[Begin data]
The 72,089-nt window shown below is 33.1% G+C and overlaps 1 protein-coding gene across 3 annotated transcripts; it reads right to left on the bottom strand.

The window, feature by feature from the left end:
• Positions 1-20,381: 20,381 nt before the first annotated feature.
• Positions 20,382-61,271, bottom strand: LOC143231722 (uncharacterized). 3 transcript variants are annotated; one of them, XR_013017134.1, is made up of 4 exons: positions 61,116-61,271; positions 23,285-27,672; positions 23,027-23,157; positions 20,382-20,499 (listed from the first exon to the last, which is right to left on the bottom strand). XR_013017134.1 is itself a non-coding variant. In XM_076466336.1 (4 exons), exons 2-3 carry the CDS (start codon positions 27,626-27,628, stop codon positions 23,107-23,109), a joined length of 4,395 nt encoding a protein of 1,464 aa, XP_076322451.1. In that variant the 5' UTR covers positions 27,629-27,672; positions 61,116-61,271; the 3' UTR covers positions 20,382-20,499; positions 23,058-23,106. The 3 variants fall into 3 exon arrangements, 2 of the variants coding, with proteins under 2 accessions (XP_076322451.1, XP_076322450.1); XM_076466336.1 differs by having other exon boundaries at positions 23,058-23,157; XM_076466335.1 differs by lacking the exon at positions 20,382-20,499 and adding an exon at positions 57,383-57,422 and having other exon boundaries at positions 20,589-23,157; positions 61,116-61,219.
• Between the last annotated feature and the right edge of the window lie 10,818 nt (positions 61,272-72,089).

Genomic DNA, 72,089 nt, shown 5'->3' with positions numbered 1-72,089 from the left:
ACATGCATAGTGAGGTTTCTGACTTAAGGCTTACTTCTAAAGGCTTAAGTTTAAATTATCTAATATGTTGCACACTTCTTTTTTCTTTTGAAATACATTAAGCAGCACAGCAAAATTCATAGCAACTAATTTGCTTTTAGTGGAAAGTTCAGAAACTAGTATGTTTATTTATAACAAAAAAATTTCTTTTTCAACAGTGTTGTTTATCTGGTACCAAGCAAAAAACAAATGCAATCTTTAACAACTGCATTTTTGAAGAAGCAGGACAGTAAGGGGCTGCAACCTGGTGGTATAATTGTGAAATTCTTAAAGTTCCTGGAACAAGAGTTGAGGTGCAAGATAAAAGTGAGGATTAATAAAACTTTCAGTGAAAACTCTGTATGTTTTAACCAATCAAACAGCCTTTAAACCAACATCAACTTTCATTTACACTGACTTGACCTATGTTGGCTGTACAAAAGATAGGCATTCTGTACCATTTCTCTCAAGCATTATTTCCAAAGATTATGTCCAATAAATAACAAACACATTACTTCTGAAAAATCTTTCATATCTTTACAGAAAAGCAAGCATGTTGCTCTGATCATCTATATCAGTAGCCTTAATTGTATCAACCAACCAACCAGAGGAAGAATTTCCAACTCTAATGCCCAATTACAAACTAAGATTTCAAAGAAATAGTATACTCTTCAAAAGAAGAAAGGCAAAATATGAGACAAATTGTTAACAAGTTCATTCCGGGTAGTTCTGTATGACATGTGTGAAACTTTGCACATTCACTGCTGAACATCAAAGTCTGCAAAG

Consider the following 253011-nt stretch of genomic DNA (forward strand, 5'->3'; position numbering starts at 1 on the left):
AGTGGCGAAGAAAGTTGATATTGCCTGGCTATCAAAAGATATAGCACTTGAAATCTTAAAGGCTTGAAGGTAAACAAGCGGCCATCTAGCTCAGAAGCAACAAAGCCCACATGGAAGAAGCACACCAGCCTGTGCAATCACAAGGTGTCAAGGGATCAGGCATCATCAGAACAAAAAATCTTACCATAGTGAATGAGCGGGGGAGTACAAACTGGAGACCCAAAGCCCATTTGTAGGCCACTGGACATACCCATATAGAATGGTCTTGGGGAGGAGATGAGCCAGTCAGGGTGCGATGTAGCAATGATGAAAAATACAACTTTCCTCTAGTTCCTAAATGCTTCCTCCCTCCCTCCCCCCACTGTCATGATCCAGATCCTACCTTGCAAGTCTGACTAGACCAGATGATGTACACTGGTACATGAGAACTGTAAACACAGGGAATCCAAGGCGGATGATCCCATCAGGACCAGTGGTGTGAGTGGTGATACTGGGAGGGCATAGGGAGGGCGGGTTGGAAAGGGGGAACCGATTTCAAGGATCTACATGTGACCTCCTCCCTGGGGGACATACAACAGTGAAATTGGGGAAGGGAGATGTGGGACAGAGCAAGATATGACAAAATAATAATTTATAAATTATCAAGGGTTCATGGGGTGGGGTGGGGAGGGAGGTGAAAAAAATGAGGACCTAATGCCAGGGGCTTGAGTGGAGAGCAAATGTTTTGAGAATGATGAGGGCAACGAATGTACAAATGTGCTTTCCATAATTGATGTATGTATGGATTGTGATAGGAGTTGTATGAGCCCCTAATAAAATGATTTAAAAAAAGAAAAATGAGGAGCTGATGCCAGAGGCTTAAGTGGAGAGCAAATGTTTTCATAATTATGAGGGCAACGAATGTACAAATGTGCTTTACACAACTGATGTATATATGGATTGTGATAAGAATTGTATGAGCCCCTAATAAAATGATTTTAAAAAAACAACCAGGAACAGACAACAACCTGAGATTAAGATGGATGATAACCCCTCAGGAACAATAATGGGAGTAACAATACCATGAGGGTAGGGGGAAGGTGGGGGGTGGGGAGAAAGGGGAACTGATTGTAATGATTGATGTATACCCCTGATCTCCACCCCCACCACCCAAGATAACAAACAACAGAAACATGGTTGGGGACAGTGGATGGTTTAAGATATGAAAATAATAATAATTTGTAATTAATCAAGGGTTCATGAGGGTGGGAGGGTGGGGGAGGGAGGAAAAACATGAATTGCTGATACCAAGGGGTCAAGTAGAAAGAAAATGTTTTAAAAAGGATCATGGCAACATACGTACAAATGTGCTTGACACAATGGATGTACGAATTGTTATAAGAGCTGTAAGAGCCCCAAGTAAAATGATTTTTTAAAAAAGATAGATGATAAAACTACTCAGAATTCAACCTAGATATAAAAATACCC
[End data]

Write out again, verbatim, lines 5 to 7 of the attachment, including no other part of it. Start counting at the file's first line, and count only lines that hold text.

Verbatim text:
• Between the last annotated feature and the right edge of the window lie 10,818 nt (positions 61,272-72,089).

Genomic DNA, 72,089 nt, shown 5'->3' with positions numbered 1-72,089 from the left:
ACATGCATAGTGAGGTTTCTGACTTAAGGCTTACTTCTAAAGGCTTAAGTTTAAATTATCTAATATGTTGCACACTTCTTTTTTCTTTTGAAATACATTAAGCAGCACAGCAAAATTCATAGCAACTAATTTGCTTTTAGTGGAAAGTTCAGAAACTAGTATGTTTATTTATAACAAAAAAATTTCTTTTTCAACAGTGTTGTTTATCTGGTACCAAGCAAAAAACAAATGCAATCTTTAACAACTGCATTTTTGAAGAAGCAGGACAGTAAGGGGCTGCAACCTGGTGGTATAATTGTGAAATTCTTAAAGTTCCTGGAACAAGAGTTGAGGTGCAAGATAAAAGTGAGGATTAATAAAACTTTCAGTGAAAACTCTGTATGTTTTAACCAATCAAACAGCCTTTAAACCAACATCAACTTTCATTTACACTGACTTGACCTATGTTGGCTGTACAAAAGATAGGCATTCTGTACCATTTCTCTCAAGCATTATTTCCAAAGATTATGTCCAATAAATAACAAACACATTACTTCTGAAAAATCTTTCATATCTTTACAGAAAAGCAAGCATGTTGCTCTGATCATCTATATCAGTAGCCTTAATTGTATCAACCAACCAACCAGAGGAAGAATTTCCAACTCTAATGCCCAATTACAAACTAAGATTTCAAAGAAATAGTATACTCTTCAAAAGAAGAAAGGCAAAATATGAGACAAATTGTTAACAAGTTCATTCCGGGTAGTTCTGTATGACATGTGTGAAACTTTGCACATTCACTGCTGAACATCAAAGTCTGCAAAG